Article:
Friday, January 2, 2015

Thermal Conduction in Transmission of Heat

Heat is a form of energy. Heat always flows from a body of higher temperature to a body of lower temperature, when there is a temperature difference between the two bodies and they are connected.

There are broadly three ways of the transmission of the heat from one place to another place. They are conduction, convection and radiation.


Conduction is a phenomenon of the transmission of the heat where no particle of the medium has a permanent displacement.

After receiving the heat energy each particle starts vibrating about its mean position and passes the energy to the next particles.

Once after the transfer of the heat energy is done from one particle to other particle, the original particle comes back the state of rest. Thus the vibration of the each particle is just a temporary until it passes the heat energy to the next particles.

This kind of transmission happens through a solid media. It is just because the force of attraction between the molecules of the solid is very strong and they always preferred to come back to their original positions.

Among all the three different types of transmission, conduction is the slowest process.

How much heat energy is passing through a solid medium depends on the nature of the media.

The amount of the heat energy that is passing through a given solid media is directly proportional to its area of cross-section, temperature difference between the two ends, and time of the flow and inversely proportional to the length of the conductor.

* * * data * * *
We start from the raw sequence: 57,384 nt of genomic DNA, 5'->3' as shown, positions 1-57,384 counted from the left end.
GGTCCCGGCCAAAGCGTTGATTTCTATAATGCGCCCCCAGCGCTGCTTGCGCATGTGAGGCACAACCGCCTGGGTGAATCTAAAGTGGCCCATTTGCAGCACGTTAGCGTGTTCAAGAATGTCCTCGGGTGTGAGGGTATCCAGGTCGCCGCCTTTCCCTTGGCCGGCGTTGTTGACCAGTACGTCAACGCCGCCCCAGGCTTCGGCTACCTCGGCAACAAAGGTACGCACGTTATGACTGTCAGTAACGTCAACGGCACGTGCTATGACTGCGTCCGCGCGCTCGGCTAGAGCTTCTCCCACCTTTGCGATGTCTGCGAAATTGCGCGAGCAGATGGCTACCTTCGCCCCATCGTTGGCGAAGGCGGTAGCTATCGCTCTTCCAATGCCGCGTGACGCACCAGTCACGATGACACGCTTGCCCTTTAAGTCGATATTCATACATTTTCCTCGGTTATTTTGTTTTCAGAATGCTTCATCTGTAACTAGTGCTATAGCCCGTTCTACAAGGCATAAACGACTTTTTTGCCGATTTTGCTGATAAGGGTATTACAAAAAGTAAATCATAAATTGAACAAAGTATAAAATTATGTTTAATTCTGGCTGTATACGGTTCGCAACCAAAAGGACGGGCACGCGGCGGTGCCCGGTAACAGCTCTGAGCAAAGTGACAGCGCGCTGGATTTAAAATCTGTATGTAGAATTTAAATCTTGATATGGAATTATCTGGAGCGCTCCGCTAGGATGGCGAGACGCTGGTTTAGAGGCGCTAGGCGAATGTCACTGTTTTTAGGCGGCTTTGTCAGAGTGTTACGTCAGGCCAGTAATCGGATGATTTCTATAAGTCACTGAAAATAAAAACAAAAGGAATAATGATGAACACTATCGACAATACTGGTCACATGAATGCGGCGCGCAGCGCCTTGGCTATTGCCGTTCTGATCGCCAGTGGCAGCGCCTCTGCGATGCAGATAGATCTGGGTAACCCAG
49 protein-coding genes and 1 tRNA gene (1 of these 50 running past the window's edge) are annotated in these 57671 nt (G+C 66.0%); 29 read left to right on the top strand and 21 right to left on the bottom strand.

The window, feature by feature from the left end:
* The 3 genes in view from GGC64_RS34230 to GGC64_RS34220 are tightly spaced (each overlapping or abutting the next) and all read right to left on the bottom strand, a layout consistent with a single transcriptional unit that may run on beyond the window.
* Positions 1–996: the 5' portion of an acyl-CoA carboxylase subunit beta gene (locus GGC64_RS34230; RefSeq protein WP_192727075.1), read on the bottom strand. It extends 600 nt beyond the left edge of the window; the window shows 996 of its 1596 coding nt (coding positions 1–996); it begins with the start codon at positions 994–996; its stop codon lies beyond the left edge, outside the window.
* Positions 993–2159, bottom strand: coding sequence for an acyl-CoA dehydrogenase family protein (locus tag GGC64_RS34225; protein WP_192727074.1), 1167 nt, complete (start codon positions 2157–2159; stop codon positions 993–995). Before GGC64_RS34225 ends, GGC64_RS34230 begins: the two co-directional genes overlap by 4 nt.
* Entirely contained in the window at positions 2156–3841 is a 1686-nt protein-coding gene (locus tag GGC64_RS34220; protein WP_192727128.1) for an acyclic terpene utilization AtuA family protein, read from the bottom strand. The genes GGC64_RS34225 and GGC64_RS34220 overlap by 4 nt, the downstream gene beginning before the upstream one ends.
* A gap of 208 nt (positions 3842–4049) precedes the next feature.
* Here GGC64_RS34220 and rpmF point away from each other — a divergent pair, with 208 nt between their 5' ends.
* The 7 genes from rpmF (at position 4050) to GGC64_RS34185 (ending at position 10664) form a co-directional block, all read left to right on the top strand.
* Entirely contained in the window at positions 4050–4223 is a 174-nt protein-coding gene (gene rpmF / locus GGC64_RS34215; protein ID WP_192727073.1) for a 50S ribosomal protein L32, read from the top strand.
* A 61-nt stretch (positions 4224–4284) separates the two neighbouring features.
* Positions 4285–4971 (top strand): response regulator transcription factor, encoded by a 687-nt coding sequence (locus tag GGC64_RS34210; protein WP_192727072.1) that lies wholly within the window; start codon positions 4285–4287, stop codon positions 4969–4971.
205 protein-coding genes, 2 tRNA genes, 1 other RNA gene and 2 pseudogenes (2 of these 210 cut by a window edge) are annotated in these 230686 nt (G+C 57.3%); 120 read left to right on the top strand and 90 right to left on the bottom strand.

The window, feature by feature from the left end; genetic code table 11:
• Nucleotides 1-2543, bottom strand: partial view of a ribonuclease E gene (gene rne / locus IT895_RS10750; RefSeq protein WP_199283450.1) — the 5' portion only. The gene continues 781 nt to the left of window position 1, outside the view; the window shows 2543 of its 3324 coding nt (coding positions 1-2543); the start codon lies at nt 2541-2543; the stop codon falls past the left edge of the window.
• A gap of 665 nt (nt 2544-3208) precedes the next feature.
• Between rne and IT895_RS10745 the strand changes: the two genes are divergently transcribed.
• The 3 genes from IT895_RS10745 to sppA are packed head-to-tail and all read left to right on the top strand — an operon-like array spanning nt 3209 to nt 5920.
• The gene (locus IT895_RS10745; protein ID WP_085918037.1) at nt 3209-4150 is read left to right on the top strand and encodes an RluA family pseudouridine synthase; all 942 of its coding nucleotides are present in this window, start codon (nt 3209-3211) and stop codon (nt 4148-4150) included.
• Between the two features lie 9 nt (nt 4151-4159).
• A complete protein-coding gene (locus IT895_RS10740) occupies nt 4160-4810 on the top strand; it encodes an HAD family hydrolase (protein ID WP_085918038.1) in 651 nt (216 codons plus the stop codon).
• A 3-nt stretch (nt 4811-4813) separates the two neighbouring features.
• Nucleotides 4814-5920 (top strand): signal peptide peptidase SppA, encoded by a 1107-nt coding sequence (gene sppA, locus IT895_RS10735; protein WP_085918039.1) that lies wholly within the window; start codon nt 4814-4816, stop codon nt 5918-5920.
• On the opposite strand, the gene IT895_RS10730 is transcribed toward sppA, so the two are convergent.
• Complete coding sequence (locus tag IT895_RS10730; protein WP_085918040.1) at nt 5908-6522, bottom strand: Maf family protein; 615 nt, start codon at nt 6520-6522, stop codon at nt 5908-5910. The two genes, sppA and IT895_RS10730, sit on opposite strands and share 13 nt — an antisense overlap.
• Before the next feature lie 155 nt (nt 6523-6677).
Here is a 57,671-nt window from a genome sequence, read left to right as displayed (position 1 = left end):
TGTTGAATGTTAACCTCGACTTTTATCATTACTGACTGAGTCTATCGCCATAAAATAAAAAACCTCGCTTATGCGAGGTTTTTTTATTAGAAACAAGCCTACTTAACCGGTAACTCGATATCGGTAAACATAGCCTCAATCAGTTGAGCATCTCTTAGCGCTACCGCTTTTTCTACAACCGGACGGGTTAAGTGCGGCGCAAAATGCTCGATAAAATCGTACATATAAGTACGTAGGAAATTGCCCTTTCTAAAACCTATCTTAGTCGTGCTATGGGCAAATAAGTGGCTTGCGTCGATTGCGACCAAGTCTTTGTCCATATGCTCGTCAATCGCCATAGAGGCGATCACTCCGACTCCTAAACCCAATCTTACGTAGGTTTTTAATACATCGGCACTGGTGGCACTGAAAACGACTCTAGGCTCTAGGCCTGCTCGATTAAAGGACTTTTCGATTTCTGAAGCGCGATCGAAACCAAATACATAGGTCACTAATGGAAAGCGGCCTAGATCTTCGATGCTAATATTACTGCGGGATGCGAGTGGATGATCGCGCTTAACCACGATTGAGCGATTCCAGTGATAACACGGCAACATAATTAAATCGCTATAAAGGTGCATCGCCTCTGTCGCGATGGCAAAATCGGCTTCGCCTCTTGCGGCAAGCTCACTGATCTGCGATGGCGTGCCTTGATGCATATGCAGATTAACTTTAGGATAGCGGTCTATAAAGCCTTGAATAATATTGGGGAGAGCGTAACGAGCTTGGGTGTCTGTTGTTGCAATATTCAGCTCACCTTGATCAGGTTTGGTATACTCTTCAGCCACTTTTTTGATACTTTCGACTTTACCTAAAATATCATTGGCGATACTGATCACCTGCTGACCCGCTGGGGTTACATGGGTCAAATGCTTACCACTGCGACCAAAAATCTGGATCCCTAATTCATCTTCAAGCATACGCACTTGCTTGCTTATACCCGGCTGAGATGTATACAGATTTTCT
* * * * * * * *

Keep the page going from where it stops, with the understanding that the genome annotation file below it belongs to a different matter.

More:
To eliminate the proportionality with can put a constant and the constant is called coefficient of thermal conductivity.

Coefficient of thermal conductivity is a characteristic property of the material and it is independent of the physical dimensions of the body.

We can define coefficient of thermal conductivity as the rate of the flow of the heat through a material of unit area of cross-section and unit length when the temperature difference between the ends is only 1°C.

Problem and solution

A metal rod is having a length of 80 cm. One end of the rod is in steam and other end is in ice. Find the temperature at a point where the distance is 20 cm from the cold end?

While solving this problem we shall understand one point that the same heat will flow through the entire rod per second.

The impact of the heat energy into different points of the rod is different and hence each part is going to have different temperature. By equating the rate of flow of heat between the two parts of the rod we can get the answer as shown below.

Problem and solution

Three different materials having the same physical dimensions are connected in the Y-shape as shown. Find the temperature at the junction?

Even in solving this problem, we are going to follow the same approach. From one rod heat energy starts flowing and at the junction which spreads into two parts. How much heat energy is going to be shared among them depends on the nature of the rod and its physical dimensions.

Anyway the rate of flow of the heat energy is conserved and by applying that concept we can get the temperature at the junction.

We can also understand one more point that the heat always flows from a body of higher temperature to your body of lower temperature.

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